How they did it: Behind-the-scenes of how the Eighth was repealed

How they did it: Behind-the-scenes of how the Eighth was repealed

A five-year plan to put personal stories and medical facts, not legal and religious arguments, at the heart of the campaign, resulted in a repeal of the Eighth Amendment. Political Correspondents Elaine Loughlin and Fiachra Ó Cionnaith reveal the behind-the-scenes blueprint of how the race was won.

IN EARLY February, Yvonne Judge started making phone calls. She had to preface each new conversation with an apology.

Ms Judge was sorry she had to make the call but hoped the woman might have the courage to speak out about their lonely trip to England or the fear they experienced while taking a pill in their bedroom so many other women would be spared the same experience.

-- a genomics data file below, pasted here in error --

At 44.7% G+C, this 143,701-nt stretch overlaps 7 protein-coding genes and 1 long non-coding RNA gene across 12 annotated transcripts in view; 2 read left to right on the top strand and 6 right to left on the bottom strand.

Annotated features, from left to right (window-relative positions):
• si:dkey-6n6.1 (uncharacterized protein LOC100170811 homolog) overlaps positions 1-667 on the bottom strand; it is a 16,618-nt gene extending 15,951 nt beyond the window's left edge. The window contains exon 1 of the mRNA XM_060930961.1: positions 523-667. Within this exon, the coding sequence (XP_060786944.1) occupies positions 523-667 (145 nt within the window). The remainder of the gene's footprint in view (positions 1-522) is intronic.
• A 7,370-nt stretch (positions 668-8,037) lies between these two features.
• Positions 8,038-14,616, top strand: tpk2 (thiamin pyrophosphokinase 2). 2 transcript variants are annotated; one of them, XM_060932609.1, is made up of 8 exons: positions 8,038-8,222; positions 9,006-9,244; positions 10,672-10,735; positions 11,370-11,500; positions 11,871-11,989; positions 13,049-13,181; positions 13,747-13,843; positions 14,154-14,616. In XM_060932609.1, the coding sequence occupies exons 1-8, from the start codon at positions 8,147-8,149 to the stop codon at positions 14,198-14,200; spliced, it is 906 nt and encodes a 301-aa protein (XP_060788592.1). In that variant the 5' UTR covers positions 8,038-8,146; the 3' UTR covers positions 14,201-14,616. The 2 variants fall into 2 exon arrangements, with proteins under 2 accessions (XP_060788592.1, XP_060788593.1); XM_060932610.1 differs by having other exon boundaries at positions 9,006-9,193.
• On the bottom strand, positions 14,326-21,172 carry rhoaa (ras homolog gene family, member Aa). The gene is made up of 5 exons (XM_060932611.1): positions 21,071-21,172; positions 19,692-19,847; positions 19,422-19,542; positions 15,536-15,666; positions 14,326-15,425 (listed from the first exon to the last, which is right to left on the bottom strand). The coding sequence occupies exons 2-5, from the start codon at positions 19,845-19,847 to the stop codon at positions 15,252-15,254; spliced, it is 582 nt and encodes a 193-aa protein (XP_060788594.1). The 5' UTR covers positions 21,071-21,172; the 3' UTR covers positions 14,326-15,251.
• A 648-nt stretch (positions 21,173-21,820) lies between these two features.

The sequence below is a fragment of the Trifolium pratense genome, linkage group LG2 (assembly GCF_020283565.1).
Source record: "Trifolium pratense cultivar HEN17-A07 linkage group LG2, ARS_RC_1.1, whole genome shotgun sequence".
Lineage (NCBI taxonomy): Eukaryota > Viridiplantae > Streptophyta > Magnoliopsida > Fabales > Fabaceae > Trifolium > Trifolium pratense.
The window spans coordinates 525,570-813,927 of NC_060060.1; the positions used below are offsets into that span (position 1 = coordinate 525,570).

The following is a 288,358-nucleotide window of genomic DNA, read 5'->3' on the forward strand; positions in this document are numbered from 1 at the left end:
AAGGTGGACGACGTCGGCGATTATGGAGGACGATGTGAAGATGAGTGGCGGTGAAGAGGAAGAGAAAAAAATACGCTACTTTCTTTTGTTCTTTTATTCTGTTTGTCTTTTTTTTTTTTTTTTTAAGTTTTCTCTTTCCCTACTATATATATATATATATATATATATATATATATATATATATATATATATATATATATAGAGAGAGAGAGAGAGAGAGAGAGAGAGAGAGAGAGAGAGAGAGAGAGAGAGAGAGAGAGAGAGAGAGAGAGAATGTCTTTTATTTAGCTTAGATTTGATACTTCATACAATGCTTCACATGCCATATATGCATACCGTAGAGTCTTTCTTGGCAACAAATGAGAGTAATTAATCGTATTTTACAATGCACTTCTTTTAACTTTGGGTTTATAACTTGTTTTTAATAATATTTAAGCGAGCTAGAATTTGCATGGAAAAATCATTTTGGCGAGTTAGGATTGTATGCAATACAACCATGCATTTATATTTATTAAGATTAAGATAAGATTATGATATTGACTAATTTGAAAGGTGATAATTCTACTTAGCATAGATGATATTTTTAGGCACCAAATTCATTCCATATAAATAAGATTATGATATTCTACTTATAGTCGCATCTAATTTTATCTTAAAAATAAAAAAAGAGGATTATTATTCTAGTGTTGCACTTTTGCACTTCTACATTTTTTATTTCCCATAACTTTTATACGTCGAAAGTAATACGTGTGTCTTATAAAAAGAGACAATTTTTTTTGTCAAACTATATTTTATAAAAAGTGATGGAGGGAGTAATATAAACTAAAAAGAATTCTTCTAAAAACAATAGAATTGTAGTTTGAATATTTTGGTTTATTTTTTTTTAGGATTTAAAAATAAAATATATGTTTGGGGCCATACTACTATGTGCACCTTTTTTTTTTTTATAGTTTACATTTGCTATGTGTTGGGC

It was those difficult conversations which led to the likes of Tracey Smith and her husband Ciarán appearing on the Late Late Show to tell the heartbreaking story of the loss of a very much wanted daughter Grace.

“A yes would mean Grace could rest in peace,” she told Ryan Tubridy.

Ms Judge, a former RTÉ producer, had first got in touch with the Co Mayo mother months before the referendum. Ms Smith would go on to tell the nation the story of Grace, who was diagnosed with a fatal foetal abnormality and whose ashes eventually arrived back home seven weeks after her parents had travelled for a termination in the UK.

It was these personal stories highlighted in the media which influenced the 43% of the vote according to an RTÉ exit poll. For a further 34%, it was the experiences of people they knew.